Recalling her early school education and affinity with bad English, her fascination with stationery.
It was once a source of shame, but now I say it proudly: bad English is my heritage. I share a literary lineage with writers who make the unmastering of English their rallying cry – who queer it, twerk it, Calibanize it, other it by hijacking English and and warping it to a fugitive tongue.
The final essays focus on her university years, her influential friendships and the path of being an artist and eventually moving away from painting and sketching towards poetry and narrative.
The greatest gift my parents gave me was making it possible for me to choose my education and career, which I can’t say for the kids I knew in Koreatown who felt bound to lift their parents out of debt and grueling seven-day workweeks.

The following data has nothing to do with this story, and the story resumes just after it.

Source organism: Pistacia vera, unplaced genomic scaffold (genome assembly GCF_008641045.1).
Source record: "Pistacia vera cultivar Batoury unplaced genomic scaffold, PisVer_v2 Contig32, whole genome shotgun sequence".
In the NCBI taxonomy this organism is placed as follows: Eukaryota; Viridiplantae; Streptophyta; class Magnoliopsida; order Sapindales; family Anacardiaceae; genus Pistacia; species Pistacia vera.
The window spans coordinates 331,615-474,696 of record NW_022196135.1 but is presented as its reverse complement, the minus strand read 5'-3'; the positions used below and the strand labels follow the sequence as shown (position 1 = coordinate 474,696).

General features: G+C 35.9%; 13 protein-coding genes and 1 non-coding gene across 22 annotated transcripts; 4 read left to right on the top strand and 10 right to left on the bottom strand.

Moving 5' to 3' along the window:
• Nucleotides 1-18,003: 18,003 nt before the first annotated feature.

Her focus is on her friendship with two friends in particular, unapologetically ambitious artists Erin and Helen, deflecting interest in her mother. The poet Hoa Nguyen persevered:
“You have an Asian mother,” she said. “She has to be interesting.”
I must defer, at least for now. I’d rather write about my friendship with Asian women first. My mother would take over, breaching the walls of these essays, until it is only her.
Portrait of an Artist
A tribute to thirty one year old artist and poet Theresa Hak Kyung Cha visual artist and poet who on the day she hand delivered an envelope of photographs of hands, for an upcoming group show at Artists Space Gallery, whose book Dictée had just been published, was raped and murdered on her way to join her husband, by a security guard, who knew her.